People from industry would love to argue that this situation has come about because academia does not listen to them. They do not have curriculum in line with industry needs. They don't teach them the latest technologies. They don't expose them to live projects. They don't put enough focus on non-technical skills like communication skills, teamwork and what not.
I have a very different take on this. It is not that these institutes (beyond top 50) are not teaching their students English, or Dot-NET, or any other latest technology. The problem is actually worse. They are not teaching them anything.
Recently, I had a chance to look at some statistics from the CS paper of GATE 2010. The average marks were 12 out of 100. This is after considering the lowest marks to be 0. (In reality, the lowest marks were -21.33.) So, if we consider real marks achieved, the average would be around 9. And the median would be even lower,
around 7 marks. More than 10% of the students had negative marks overall.
It set me thinking. What would happen if we were to ask 1 lakh 12th class students to give GATE. I would guess that unlike BTech 4th year students, the 12th class students would leave most of the answers blank (and hence avoid negative marks), and only answer those 5-7 odd questions which s/he is confident about. (There were a couple of easy questions on aptitude. There were a couple of questions on programming that 12th class students have been exposed to. And there were a couple of questions which had so much information given that one did not need to known any computer science to get those right.) My gut feeling is that if we were to give the same GATE paper to one lakh 12th class students, the median marks may be only a couple of marks less than what has been the case with these 7th semester students.
It means that 7 semesters of technical education has enabled our graduates to get 2-3 extra marks (out of 100) compared to what 12th class students can get. Remember, GATE paper is about basic computer science only. It is not about the latest technologies. It is not about industry trends.
So the problem is very simple. There is no education going on in thousands of colleges around the country. These students are not being taught even basic programming, or data structures, simple algorithms, basic computer organization concepts, etc. And hence any attempt to improve the employability of these graduates by training them in communication skills, dot-net, java, software engineering, and so on, is futile. One has to first see how we can ensure that they learn computer science basics. Unfortunately, I have no solution to offer.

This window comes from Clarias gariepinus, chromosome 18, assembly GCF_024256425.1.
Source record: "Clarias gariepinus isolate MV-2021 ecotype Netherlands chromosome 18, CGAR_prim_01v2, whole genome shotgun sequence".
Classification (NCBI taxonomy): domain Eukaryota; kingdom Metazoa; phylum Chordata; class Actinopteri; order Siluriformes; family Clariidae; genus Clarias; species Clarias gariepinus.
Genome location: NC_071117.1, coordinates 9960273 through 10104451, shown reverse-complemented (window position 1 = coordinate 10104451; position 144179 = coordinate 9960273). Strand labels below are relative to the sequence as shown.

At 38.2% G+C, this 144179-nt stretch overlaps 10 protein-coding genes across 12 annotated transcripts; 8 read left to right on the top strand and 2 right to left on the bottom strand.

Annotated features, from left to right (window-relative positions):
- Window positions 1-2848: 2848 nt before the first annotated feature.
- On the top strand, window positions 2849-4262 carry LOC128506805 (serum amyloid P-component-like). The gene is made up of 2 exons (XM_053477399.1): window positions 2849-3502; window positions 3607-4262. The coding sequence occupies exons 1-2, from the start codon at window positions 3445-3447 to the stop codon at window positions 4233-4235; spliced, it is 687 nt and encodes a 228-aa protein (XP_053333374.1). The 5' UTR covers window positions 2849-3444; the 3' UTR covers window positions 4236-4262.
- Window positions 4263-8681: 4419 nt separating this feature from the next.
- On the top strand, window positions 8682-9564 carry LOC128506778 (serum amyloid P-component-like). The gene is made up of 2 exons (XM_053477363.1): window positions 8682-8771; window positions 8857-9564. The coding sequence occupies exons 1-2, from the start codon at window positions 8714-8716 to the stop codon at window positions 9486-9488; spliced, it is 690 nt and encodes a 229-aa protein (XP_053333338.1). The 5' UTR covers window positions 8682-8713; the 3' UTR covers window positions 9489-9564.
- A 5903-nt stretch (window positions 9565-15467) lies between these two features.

Another interesting statistics from GATE 2010 paper was that in several questions, the average marks received by the students was negative. As people who have given GATE would know, you get 1 mark for the question if you answer it correctly, and -0.33 if you answer it wrongly. The scheme has been designed so that, if people were to guess randomly, then the average marks obtained would be zero. (Assuming, 1/4th of the students will answer each of the four options.) If some people know the answer and mark it correctly, some have left it blank, and others have given a completely random answer, then the average score should be positive. If we take out those who have not attempted, and those who genuinely knew the answer, and consider the rest, 75% of those should (statistically speaking) give a wrong answer. And if you add those who genuinely knew the answer, the percentage of wrong answers should be less than 75%.
But, in some questions, more than 85% people (out of those who have attempted the answer) have done it wrongly. This is too high a number (compared to 75%, in a sample of 1 lakh) to be considered a statistical anomaly. I discussed those specific questions with a few colleagues, and it occurred to us that the only reason why this can happen is if the students are not answering it randomly, but are confident of the wrong answer being right. Which means that they have been taught the subject matter of that question, but have been given wrong concept or information (which is worse than not teaching at all).
Recently, there was a proposal to have an exit test for MBBS to ensure that the degrees given by all universities in the country are adhering to a minimum quality for MBBS. I think there is a need to have an exit test for all BTech in this country. That will be a sure shot way to weed out poor quality institutions.